Back to basics with intensified `ground game'

October 11, 2004|By Jules Witcover

COLUMBUS, Ohio - Three weeks before Election Day, as television screens all over Ohio bombard voters with commercials for President Bush and Sen. John Kerry, unprecedented numbers of canvassers are rapping on their front doors seeking their votes.

In what the political professionals call "the ground game," overshadowed in recent years by mass-appeal television, the Bush and Kerry camps are back to retail politics in a big way in the critical fight for Ohio's 20 electoral votes.

Factors past and present have triggered the phenomenon.

The past is 2000 Democratic nominee Al Gore's tactical error four years ago of essentially pulling out of Ohio in a premature judgment that the Buckeye State was beyond his reach. Despite pulling television ads off the air in October when polls had George W. Bush leading here by 10 percent or more, Mr. Gore somehow finished within 3.6 percent of the winner. The result persuaded Kerry strategists not to make the same mistake, and they plan to go all-out in Ohio to the very end.

The 2000 margin was a shocker to the Bush managers, who vowed it wouldn't happen again in 2004. A spokesman for the Bush campaign, David Beckwith, says: "It was a bit of a wake-up call for both parties, that Ohio couldn't be taken for granted."

Bob Bennett, the Ohio Republican Party chairman for the last decade, agrees. He says the Gore pullback "tended to lull our organization into a comfort level that was a mistake. If Gore had stayed in, it would have turned up the heat on our people. We're back to grass-roots politics now."

The present development sparking that throwback is the targeting of Ohio by ostensibly independent groups with massive door-to-door registration and voter-turnout efforts in Mr. Kerry's behalf, matched by a huge Republican "ground game" along with expensive television buys.

Central to the Democrats' ability to compete at an unusually high and costly level is the presence in Ohio of new "527" groups. They are named after the campaign finance law provision that enables them to raise and spend unregulated or "soft" money so long as they act independently of the parties and presidential campaigns.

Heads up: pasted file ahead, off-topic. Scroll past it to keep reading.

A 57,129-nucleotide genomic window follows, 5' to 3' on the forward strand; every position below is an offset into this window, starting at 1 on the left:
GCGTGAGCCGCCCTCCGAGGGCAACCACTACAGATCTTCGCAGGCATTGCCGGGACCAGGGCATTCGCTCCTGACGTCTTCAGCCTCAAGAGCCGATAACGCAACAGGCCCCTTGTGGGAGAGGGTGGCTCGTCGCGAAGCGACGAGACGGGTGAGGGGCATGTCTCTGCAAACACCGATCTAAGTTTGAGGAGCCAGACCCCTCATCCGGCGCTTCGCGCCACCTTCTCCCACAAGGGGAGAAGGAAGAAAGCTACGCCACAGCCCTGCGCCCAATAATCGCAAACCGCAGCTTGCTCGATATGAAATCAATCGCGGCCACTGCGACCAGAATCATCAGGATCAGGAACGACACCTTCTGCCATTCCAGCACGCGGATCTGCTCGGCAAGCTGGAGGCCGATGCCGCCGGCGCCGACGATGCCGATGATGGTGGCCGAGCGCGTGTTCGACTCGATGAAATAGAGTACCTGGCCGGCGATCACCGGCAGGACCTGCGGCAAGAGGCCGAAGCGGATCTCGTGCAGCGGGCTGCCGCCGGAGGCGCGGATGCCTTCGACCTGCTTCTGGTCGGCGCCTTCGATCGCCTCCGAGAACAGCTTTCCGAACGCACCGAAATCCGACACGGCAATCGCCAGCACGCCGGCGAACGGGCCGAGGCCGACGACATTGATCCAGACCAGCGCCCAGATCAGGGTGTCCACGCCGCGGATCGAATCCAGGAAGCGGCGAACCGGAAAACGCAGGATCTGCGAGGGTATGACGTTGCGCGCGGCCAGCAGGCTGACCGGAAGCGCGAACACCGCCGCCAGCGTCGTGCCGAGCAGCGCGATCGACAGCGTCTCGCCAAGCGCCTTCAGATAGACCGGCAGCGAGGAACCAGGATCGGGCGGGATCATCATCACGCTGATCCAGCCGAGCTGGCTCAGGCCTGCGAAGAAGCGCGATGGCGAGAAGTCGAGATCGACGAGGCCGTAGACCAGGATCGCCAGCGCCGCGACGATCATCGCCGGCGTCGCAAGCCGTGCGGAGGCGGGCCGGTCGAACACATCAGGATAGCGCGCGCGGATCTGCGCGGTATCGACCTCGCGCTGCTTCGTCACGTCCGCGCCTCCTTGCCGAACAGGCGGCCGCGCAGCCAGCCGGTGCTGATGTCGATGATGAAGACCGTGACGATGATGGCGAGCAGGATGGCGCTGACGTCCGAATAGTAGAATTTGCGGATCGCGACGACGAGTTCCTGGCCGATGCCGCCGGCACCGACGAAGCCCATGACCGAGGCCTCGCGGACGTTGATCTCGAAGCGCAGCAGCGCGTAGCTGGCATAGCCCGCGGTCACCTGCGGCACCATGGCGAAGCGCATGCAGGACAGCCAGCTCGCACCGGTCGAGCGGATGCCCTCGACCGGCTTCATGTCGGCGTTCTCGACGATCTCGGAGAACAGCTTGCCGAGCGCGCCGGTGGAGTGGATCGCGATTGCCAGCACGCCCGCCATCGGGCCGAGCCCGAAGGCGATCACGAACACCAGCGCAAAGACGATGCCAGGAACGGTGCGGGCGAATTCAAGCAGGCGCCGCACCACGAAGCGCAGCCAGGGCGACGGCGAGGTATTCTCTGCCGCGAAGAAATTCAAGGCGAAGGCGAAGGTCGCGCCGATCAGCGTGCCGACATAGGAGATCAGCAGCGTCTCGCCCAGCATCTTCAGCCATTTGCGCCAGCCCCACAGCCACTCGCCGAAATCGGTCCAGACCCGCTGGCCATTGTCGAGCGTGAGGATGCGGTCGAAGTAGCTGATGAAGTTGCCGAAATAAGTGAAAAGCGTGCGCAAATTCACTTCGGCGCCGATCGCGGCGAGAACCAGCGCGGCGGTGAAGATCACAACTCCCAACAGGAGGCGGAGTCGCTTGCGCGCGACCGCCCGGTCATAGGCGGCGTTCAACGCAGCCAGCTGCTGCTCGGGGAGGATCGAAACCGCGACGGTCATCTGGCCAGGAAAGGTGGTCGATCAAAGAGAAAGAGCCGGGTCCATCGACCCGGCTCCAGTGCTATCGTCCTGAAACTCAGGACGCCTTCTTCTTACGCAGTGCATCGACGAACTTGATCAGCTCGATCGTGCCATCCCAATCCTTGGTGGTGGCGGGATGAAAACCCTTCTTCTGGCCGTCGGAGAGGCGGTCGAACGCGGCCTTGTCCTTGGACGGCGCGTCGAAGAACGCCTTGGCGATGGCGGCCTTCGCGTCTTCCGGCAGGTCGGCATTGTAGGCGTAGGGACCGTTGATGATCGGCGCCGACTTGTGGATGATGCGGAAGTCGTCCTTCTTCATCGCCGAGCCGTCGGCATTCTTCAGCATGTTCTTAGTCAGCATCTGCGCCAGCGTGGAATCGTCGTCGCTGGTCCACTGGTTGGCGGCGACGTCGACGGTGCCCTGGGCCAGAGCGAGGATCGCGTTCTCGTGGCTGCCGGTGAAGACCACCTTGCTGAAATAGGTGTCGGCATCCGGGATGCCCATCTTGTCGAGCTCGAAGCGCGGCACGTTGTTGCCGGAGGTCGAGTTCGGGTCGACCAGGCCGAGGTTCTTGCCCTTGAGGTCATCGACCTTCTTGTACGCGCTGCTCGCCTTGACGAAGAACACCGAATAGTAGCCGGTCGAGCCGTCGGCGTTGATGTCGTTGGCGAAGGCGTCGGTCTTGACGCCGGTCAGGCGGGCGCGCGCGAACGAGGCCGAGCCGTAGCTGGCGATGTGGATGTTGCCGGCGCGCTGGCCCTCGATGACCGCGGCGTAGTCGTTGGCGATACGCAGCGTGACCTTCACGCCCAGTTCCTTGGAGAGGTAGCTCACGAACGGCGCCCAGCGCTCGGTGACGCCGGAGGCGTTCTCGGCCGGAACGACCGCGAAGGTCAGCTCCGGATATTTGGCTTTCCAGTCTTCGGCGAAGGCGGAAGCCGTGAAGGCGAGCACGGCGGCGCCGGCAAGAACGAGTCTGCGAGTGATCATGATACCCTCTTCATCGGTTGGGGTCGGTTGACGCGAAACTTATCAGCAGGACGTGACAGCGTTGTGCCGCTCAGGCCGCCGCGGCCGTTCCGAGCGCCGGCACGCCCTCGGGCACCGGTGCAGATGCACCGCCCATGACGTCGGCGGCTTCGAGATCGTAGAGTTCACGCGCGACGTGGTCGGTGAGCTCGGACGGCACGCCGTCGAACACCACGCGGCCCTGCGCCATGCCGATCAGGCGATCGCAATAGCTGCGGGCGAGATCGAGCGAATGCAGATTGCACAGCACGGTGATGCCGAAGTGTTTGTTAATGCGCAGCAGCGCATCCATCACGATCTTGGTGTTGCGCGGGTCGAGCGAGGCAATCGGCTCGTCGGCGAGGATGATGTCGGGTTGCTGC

Such groups as America Coming Together (ACT), led by former AFL-CIO political operative Steve Rosenthal, and the Media Fund, which airs TV ads and is headed by former Bill Clinton aide Harold Ickes, have given the Democratic campaign a manpower and money muscle it has lacked in the past. Denny White, the Ohio Democratic Party chairman, says ACT and other groups have registered as many as 500,000 new voters. Mr. Bennett says the Republican new registrations should reach 200,000.

Mr. Bennett questions the Democrats' figure, suggesting that many of those registrations are fraudulent or duplicative. But Bill Burga, president of the Ohio AFL-CIO, says union volunteers "are coming out of the woodwork" to join the effort.

Veteran Democratic consultant Jerry Austin says, "I have never seen so many people involved in a campaign in the 36 years I've been working in this state." What's more, he says, "I don't know most of these people," an indication of the surge in interest among new voters.

Clearly, the Democrats are in a much better position because of this infusion of aid to take advantage of Ohio's dire economic condition, highlighted by the loss of 270,000 jobs, mostly in manufacturing, since Mr. Bush took office.

"If the economy was just a little better," Mr. Bennett insists, "Ohio would be a runaway for the president." He says the election here "won't be as close as last time." But few others are making so bold a prediction. Mr. White says: "The 527s can change the direction not only of the state but of the country. It's old-fashioned Politics 101, back to basics."

Jules Witcover generally writes from The Sun's Washington bureau. His column appears Mondays, Wednesdays and Fridays.

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